- Research – In every role, criminal justice workers need to know how to conduct research. This might involve researching crime data, assessing criminal trends, accessing legal documents, creating charts for presentations, interpreting social science statistics, analyzing public policy, or studying the impact of criminal reform.
- Interviewing and Interrogation – Many professionals within the criminal justice field can benefit from having interview skills under their belts. Whether you are a detective, police officer, fire science investigator, or court judge, you will likely need to ask questions (and sometimes interrogate) to criminals, suspects, witnesses, and victims of crime. This requires practice, planning, and technique that you can learn in a criminal justice program.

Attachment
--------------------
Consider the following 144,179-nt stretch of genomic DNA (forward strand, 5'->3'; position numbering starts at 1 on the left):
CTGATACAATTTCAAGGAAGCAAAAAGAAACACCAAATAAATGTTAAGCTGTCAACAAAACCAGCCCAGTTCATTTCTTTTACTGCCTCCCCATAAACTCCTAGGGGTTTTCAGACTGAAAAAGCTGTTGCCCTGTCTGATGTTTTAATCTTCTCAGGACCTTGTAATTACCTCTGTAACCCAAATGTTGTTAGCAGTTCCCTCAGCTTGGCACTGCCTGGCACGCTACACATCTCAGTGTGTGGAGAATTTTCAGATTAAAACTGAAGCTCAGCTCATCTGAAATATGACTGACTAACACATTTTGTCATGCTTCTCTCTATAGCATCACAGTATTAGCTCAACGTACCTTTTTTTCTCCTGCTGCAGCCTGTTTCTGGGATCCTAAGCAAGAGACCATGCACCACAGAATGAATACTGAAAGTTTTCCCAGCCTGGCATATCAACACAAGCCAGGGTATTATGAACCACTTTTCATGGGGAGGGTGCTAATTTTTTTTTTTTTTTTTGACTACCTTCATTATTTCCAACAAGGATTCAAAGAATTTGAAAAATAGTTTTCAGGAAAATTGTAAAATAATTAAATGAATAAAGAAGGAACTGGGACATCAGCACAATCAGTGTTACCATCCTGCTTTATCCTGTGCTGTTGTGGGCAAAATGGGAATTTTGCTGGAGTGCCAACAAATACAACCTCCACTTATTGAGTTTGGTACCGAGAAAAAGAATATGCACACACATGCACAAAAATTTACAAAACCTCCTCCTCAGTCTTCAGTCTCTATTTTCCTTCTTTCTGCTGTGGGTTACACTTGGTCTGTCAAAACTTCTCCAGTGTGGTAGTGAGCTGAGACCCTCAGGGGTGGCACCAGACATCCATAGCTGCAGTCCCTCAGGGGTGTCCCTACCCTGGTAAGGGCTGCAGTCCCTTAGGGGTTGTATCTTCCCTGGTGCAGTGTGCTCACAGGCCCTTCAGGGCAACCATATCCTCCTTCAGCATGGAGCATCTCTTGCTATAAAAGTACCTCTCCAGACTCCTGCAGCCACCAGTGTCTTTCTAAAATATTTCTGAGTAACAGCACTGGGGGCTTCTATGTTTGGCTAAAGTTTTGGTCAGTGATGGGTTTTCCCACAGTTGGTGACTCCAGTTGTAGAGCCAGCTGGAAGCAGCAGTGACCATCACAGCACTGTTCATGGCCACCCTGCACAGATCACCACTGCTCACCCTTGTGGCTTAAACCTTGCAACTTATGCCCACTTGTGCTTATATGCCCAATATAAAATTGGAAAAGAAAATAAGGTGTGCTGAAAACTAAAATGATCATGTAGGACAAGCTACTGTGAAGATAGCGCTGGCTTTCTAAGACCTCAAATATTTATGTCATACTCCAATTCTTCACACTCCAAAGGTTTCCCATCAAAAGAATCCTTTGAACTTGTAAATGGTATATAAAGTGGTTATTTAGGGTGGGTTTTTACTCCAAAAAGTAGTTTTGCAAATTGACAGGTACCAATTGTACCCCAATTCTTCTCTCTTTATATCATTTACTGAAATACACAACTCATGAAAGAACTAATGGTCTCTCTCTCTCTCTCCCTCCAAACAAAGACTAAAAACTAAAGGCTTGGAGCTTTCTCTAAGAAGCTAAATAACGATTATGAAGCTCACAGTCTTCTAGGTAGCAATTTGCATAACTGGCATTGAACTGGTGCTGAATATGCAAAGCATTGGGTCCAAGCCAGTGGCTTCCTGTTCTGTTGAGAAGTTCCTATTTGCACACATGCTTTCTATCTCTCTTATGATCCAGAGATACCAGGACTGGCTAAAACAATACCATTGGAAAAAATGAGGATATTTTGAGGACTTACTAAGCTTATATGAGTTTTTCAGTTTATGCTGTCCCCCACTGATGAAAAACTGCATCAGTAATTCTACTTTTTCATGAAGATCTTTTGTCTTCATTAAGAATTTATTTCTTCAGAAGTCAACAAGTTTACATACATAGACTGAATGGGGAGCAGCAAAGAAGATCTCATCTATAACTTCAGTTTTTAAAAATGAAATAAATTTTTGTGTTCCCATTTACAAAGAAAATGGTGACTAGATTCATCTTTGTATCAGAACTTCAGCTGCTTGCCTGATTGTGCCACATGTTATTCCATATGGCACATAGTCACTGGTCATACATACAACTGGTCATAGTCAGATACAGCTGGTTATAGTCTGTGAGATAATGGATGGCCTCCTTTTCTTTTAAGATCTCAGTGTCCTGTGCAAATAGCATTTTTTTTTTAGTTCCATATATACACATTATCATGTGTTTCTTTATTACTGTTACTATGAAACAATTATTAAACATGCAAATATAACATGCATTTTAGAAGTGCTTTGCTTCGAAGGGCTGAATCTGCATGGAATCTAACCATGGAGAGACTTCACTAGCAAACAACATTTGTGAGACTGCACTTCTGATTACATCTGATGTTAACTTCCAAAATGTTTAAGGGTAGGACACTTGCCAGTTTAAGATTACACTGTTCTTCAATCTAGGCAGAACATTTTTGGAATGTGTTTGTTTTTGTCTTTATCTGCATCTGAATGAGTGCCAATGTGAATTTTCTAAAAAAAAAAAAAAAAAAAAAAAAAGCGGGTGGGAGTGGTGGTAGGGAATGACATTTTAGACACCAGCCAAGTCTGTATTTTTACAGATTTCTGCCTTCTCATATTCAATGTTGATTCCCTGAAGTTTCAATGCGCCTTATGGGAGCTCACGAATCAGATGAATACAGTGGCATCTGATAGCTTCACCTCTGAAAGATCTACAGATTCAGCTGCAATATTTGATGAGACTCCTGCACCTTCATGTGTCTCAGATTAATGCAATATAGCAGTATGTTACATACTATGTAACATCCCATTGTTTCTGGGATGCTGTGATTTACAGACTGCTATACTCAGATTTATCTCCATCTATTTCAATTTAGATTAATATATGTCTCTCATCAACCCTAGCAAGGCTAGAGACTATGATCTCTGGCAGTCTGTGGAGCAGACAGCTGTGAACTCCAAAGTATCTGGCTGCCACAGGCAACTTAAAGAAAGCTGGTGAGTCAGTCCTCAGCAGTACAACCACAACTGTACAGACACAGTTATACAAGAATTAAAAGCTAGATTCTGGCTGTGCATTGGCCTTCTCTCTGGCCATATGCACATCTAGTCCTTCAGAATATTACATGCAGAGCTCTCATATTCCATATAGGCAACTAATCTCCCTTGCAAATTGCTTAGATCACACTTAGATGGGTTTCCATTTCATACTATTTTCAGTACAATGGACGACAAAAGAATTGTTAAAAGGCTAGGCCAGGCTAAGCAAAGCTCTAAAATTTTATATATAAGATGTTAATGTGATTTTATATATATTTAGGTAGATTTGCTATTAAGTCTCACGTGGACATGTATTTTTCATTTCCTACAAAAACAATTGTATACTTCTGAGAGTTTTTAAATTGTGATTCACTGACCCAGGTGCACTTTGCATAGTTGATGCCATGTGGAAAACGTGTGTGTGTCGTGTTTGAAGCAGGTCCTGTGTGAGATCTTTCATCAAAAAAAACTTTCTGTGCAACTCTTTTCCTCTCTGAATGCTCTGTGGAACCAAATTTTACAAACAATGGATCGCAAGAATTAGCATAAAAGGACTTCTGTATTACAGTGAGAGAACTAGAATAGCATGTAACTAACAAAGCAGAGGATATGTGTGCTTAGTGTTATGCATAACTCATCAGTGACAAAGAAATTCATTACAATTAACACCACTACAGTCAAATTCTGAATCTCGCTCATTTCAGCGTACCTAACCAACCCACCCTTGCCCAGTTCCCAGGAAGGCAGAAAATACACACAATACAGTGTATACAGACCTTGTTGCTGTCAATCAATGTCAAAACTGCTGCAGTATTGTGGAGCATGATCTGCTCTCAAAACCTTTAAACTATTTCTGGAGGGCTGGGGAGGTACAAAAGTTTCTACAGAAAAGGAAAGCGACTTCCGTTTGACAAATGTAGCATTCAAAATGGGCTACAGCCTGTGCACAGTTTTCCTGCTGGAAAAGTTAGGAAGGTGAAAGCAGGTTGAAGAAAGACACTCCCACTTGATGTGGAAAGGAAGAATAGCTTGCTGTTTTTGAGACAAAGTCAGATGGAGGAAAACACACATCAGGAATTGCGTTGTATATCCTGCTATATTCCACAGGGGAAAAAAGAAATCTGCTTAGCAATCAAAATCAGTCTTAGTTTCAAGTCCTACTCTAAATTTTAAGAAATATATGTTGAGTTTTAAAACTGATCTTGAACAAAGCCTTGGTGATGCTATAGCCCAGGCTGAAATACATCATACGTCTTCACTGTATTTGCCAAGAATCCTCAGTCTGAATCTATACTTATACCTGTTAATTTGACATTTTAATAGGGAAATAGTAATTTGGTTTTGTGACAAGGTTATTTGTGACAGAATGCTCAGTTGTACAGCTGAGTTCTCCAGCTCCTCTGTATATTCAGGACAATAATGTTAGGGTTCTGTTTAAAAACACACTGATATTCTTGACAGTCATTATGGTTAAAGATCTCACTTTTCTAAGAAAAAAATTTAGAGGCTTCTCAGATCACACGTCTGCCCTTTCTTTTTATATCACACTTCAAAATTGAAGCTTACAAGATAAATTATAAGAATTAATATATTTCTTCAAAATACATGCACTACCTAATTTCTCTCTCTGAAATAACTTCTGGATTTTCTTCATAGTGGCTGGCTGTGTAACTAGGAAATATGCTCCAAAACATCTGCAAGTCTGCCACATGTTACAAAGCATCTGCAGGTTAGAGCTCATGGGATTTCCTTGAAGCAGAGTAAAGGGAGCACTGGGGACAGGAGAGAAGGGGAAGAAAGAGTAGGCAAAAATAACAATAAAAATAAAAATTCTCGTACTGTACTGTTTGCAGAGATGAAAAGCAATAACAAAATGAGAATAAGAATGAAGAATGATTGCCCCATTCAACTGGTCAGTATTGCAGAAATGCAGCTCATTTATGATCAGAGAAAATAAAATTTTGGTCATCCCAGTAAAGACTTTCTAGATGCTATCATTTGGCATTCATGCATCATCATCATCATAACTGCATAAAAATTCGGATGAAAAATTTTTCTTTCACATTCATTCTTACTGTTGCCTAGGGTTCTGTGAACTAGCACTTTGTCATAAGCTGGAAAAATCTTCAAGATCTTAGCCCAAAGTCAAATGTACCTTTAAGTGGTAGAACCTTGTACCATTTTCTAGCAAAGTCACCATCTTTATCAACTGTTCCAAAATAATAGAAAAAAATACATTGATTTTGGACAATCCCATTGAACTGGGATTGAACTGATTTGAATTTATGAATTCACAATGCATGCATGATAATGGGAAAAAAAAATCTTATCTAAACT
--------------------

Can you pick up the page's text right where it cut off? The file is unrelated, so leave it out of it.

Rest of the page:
- Computer Literacy – In nearly every role, you will also be working with technology. You may need to input information into a database, or use these systems to gather information about a case you are working on. With the increase in cybercrime, more employers are also seeking criminal justice professionals with computer skills.
- Report Writing – Report writing is a key skill to have in this field, as criminal justice professionals are often required to document their findings, describe persons and property, create search warrants, develop arrest reports, and take notes on the scene or in the courtroom. Due to the versatility of this practice, you will be expected to take a report writing course in part with your criminal justice degree. Learn more here.
Criminal Justice Skills Development